Tamper-evident Seals for Safety
A few months ago, we posted a great blog article on the different types of seals that we carry at Container & Packaging Supply. No, not those cute, fluffy baby seals that swim in the ocean; these seals go on the tops of your bottles and containers to protect your product and your customers. How did we get to the point where we need these seals?
Back in 1982, seals weren't commonly used for safety and quality control. That year, seven people in Chicago were murdered after somebody tampered with Tylenol capsules. Investigations revealed that somebody had removed Tylenol from store shelves. He or she opened the bottles and capsules, filled the capsules with potassium cyanide, and returned the bottles to the store shelves. Consumers then bought the tampered bottles. They unknowingly ingested the Tylenol and died from poisoning. Tylenol's parent company, Johnson & Johnson, quickly recalled all Tylenol and prevented more deaths. This case still remains unsolved today.
Although the Chicago Tylenol Murders were tragic, they led to stronger regulations for safety and quality control. Pharmaceutical, food, and consumer product industries began using more induction seals and tamper-proof packaging to ensure the safety of consumers. Also, in October of 1983, tampering with consumer products became a federal crime.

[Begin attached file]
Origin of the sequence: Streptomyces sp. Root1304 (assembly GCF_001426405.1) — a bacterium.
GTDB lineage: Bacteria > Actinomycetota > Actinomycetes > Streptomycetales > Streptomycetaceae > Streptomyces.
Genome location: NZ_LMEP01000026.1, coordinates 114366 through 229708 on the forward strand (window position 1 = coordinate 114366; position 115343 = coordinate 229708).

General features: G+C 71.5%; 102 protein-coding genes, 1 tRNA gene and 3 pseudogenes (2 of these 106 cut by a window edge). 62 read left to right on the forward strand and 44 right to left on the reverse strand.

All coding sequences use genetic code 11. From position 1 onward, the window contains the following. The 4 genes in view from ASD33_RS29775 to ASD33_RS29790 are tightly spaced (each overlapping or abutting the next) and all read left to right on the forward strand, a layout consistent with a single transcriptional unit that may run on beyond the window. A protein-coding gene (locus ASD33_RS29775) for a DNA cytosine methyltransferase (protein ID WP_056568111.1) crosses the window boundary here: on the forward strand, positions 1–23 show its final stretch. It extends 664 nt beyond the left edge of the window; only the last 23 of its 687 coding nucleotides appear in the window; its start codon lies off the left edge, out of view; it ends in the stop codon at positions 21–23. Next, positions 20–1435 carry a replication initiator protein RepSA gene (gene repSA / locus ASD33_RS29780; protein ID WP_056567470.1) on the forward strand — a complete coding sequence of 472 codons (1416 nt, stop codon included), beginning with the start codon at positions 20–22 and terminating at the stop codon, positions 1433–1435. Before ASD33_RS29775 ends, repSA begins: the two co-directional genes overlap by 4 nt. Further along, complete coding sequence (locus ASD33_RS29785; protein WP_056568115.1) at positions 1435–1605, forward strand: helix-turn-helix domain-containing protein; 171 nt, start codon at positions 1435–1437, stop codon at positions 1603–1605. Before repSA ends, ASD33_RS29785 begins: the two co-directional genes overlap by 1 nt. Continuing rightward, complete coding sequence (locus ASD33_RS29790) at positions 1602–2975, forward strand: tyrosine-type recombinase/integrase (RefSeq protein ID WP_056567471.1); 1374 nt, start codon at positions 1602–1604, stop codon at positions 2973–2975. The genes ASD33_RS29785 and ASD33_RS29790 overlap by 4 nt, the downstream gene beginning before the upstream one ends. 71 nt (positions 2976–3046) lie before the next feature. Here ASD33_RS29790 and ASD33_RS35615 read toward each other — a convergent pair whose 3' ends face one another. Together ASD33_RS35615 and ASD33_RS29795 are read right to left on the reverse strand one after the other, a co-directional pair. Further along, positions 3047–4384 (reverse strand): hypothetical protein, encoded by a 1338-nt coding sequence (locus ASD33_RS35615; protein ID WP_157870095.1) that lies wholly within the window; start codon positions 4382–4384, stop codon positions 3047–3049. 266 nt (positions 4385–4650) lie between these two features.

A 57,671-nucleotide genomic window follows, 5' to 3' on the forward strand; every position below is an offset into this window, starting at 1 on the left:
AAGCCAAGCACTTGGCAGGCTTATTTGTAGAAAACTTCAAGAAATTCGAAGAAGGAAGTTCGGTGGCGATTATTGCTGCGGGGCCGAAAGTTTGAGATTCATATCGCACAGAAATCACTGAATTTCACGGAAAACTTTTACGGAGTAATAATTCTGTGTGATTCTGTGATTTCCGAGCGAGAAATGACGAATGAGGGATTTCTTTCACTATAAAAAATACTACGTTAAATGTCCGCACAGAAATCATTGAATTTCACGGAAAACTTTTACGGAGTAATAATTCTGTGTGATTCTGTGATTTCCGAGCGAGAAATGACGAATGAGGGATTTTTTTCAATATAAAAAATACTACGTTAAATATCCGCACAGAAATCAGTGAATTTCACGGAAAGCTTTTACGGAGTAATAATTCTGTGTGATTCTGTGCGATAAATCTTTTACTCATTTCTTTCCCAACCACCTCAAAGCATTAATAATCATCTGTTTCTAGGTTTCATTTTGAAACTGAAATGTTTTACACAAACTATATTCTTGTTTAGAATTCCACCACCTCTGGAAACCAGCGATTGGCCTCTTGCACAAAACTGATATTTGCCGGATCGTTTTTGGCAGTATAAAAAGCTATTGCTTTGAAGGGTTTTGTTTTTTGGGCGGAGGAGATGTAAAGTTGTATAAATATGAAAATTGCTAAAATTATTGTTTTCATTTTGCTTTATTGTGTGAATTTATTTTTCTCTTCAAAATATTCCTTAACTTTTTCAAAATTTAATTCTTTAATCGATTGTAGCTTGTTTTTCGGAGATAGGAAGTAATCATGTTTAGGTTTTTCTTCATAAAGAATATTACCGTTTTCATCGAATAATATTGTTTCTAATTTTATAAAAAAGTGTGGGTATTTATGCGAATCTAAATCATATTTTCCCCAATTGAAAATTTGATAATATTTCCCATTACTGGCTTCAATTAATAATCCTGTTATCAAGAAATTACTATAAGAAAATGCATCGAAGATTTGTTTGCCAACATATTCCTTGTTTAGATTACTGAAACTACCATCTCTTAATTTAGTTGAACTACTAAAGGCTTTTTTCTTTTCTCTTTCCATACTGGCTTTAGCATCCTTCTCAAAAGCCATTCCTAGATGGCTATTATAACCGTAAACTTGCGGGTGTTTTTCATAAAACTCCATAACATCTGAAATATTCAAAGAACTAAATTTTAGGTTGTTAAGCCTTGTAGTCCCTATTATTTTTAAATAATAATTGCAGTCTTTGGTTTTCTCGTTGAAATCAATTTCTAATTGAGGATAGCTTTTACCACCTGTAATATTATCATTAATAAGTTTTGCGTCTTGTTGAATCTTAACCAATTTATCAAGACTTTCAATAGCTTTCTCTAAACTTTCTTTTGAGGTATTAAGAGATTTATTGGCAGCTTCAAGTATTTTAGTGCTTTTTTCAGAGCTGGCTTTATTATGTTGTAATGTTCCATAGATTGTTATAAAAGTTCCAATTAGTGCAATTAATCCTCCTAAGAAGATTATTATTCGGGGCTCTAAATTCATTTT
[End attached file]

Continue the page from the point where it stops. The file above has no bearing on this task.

Container & Packaging Supply offers a variety of seals and liners to protect consumers from tampering. Some of our seals are independent seals, while others come with lids and caps. We have pressure sensitive seals and liners, heat induction seals, and Plastisol liners that all show evidence of tampering. To learn more about each of these seals and to determine which will be best for you and your product, remember to check out this blog article. You can also use our plastic shrink bands for an added measure of security.
It is important to keep your products and your customers safe. Protect them by using seals to prevent tampering.